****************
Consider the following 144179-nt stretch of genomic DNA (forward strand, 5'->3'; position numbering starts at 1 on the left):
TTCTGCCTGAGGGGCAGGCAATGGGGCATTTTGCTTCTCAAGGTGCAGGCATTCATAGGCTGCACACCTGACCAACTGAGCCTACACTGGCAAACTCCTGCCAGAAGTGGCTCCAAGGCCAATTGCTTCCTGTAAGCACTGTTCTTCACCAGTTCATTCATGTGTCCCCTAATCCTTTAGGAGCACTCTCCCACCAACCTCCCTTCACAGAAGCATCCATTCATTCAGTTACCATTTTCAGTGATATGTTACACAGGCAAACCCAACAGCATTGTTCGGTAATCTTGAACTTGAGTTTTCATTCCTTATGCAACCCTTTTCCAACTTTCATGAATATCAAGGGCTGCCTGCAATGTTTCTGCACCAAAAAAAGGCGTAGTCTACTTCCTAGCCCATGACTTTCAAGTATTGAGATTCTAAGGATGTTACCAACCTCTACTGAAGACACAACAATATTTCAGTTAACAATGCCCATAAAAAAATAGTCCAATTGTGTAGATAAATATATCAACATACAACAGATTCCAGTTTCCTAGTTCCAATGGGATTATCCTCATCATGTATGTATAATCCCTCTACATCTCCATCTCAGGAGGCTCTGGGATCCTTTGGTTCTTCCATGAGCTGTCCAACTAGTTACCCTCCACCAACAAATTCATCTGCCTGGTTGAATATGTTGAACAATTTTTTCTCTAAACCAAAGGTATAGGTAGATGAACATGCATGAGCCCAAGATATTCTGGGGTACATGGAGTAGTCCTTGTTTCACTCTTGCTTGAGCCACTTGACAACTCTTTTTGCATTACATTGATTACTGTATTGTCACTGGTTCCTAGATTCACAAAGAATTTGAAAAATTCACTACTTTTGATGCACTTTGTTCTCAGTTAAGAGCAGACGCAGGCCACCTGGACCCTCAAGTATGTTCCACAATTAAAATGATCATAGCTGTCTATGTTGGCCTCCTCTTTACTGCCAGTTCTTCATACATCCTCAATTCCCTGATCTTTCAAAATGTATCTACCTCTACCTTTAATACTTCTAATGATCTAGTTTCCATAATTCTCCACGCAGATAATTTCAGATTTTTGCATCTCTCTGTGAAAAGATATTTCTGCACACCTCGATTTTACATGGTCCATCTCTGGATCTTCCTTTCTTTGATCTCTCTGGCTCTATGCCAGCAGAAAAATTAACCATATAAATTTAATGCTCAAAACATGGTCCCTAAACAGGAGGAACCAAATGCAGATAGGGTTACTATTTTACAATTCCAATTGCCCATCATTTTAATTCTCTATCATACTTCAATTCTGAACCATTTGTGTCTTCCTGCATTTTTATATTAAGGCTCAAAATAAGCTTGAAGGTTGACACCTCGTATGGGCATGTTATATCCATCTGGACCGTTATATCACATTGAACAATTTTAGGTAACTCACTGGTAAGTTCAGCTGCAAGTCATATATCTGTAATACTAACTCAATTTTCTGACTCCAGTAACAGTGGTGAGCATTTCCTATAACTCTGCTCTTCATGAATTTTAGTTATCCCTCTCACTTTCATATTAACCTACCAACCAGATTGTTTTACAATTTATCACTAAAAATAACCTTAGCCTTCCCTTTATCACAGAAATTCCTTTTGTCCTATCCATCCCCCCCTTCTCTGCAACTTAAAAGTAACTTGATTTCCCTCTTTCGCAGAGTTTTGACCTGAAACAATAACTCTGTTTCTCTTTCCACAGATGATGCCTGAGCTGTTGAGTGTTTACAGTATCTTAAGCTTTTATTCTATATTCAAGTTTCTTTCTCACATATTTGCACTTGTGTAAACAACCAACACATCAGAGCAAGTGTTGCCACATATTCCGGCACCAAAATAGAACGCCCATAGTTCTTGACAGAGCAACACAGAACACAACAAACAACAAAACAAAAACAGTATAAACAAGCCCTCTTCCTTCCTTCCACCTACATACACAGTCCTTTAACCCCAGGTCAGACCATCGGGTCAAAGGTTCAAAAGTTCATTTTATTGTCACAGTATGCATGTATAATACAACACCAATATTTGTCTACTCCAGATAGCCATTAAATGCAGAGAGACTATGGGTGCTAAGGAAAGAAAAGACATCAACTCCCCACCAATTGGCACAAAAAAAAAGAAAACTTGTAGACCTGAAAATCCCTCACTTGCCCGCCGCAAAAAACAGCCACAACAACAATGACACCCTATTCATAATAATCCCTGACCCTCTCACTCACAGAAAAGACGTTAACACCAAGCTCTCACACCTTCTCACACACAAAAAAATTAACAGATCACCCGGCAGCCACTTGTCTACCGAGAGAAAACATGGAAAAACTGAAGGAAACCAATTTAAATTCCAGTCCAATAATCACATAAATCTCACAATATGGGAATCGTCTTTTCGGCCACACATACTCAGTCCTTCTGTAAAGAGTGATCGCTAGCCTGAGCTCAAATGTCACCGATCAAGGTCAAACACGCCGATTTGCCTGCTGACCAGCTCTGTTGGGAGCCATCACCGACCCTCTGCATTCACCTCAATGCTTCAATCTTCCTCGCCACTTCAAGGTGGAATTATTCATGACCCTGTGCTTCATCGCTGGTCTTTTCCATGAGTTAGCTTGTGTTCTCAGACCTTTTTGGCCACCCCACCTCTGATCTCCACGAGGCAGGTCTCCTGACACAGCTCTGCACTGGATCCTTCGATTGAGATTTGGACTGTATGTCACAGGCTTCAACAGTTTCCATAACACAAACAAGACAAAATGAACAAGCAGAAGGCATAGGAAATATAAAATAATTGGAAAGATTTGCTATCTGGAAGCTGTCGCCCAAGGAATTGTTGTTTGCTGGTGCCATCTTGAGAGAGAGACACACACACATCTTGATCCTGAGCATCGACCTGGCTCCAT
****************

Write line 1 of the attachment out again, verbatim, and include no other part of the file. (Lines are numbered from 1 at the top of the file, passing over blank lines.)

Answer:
Consider the following 144179-nt stretch of genomic DNA (forward strand, 5'->3'; position numbering starts at 1 on the left):